Catalogue


The role of domestic courts in treaty enforcement : a comparative study /
edited by David Sloss.
imprint
Cambridge ; New York : Cambridge University Press, 2009.
description
xxix, 626 p. ; 25 cm.
ISBN
9780521877305 (hardback)
format(s)
Book
Holdings
More Details
added author
imprint
Cambridge ; New York : Cambridge University Press, 2009.
isbn
9780521877305 (hardback)
contents note
Does international law obligate states to open their national courts to persons for the invocation of treaty norms that protect or benefit persons? / Sean D. Murphy -- Australia / Donald R. Rothwell -- Canada / Gib Van Ert -- Germany / Andreas Paulus -- India / Nihal Jayawickrama -- Israel / David Kretzmer -- Netherlands / Andre Nollkaemper -- Poland / Lech Garlicki, Malgorzata Masternak-Kubiak and Krzysztof Wójtowicz -- Russia / William E. Butler -- South Africa / John Dugard -- United Kingdom / Anthony Aust -- United States / David Sloss -- The role of domestic courts in treaty enforcement : summary and conclusions / Michael P. Van Alstine.
catalogue key
6987656
 
Includes bibliographical references and index.
A Look Inside
Summaries
Bowker Data Service Summary
This title examines whether domestic courts in 12 countries actually provide remedies to private parties who are harmed by a violation of their treaty-based rights.
Description for Bookstore
This book examines the application of treaties by domestic courts in twelve countries. The central question is whether domestic courts actually provide remedies to private parties who are harmed by a violation of their treaty-based rights. The analysis shows that domestic courts in eight countries do enforce treaty-based rights, whereas the other four countries reveal mixed evidence.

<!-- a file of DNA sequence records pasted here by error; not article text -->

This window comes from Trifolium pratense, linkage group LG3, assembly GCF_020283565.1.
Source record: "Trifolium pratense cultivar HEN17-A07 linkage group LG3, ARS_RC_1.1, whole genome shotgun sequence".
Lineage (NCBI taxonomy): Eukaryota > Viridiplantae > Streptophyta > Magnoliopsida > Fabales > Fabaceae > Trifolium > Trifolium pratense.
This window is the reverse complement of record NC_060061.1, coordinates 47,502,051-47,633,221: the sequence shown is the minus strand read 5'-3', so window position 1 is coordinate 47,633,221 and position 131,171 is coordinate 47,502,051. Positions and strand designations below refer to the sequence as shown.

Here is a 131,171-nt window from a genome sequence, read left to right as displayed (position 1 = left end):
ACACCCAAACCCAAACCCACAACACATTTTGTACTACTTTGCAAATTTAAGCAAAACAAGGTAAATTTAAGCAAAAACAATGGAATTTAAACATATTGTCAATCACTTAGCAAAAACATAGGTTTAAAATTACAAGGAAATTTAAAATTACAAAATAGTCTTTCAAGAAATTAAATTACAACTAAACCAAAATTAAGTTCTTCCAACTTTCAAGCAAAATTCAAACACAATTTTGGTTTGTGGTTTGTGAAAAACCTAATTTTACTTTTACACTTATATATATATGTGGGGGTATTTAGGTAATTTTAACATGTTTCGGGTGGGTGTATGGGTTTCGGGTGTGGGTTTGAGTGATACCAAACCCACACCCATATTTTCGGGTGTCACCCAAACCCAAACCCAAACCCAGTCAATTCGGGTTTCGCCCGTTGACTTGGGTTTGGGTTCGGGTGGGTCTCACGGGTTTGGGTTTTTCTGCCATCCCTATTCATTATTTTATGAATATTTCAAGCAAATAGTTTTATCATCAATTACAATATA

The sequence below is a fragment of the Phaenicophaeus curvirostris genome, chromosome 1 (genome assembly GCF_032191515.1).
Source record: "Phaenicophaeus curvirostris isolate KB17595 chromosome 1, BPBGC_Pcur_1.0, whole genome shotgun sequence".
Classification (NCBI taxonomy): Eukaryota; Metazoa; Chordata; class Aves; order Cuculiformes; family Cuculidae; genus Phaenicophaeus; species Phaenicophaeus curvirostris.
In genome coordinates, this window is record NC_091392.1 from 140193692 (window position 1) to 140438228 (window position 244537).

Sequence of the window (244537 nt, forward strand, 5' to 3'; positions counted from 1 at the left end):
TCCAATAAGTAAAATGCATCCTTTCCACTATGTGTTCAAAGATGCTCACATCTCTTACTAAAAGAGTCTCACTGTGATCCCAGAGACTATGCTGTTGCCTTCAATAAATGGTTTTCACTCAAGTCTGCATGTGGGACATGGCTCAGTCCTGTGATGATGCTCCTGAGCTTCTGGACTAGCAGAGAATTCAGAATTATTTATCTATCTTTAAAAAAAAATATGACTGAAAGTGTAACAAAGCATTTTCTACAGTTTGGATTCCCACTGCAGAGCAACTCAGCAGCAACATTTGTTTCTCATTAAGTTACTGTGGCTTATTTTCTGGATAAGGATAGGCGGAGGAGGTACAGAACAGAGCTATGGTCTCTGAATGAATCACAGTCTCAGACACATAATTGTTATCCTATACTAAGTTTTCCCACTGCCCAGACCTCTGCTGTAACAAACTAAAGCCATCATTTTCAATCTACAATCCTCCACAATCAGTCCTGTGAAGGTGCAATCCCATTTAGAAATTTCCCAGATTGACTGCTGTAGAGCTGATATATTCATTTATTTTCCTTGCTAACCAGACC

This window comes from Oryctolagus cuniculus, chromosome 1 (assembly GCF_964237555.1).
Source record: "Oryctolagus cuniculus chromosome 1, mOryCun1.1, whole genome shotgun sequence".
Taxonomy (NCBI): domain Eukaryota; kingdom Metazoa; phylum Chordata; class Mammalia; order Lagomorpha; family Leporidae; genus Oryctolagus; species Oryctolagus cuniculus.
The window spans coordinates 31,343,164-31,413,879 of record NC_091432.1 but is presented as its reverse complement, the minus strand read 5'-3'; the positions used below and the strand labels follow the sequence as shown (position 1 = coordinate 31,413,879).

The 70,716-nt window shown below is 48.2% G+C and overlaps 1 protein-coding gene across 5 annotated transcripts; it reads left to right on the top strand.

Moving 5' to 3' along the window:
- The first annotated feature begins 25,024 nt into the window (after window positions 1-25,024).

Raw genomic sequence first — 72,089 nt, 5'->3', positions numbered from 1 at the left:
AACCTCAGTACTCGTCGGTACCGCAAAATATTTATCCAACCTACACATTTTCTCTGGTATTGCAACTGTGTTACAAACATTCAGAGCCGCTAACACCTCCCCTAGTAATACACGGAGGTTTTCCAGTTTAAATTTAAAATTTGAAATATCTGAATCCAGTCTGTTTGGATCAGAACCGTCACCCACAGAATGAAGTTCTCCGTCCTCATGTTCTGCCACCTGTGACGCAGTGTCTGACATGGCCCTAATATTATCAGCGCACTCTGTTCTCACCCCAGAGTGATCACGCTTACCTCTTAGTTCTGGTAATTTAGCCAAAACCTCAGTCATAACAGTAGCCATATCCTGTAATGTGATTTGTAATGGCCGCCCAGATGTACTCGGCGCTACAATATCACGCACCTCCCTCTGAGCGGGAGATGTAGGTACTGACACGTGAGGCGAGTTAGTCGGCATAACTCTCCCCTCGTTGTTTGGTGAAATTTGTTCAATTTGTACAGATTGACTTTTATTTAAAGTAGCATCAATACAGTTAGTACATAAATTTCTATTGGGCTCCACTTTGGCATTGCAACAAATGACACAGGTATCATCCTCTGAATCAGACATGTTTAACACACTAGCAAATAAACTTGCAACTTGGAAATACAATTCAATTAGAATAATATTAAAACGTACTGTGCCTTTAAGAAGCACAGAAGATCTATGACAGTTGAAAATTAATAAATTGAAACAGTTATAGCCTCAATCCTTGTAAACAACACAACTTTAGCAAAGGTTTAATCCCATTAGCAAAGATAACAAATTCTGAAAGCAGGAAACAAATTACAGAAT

Main Description
This book examines the application of treaties by domestic courts in twelve countries. The central question is whether domestic courts actually provide remedies to private parties who are harmed by a violation of their treaty-based rights. The analysis shows that domestic courts in eight of the twelve countries; Australia, Canada, Germany, India, the Netherlands, Poland, South Africa, and the United Kingdom; generally do enforce treaty-based rights on behalf of private parties. On the other hand, the evidence is mixed for the other four countries: China, Israel, Russia, and the United States. In China, Israel, and Russia, the trends are moving in the direction of greater judicial enforcement of treaties on behalf of private parties. The United States is the only country surveyed where the trend is moving in the opposite direction. U.S. courts' reluctance to enforce treaty-based rights undermines efforts to develop a more cooperative global order.
Bowker Data Service Summary
This title examines whether domestic courts in 11 countries actually provide remedies to private parties who are harmed by a violation of their treaty-based rights.
Table of Contents
Introduction
Does international law obligate states to open their national courts to persons for the invocation of treaty norms that protect or benefit persons?
Australia
Canada
China
Germany
India
Israel
Netherlands
Poland
Russia
South Africa
United Kingdom
United States
The role of domestic courts in treaty enforcement: summary and conclusions
Table of Contents provided by Publisher. All Rights Reserved.

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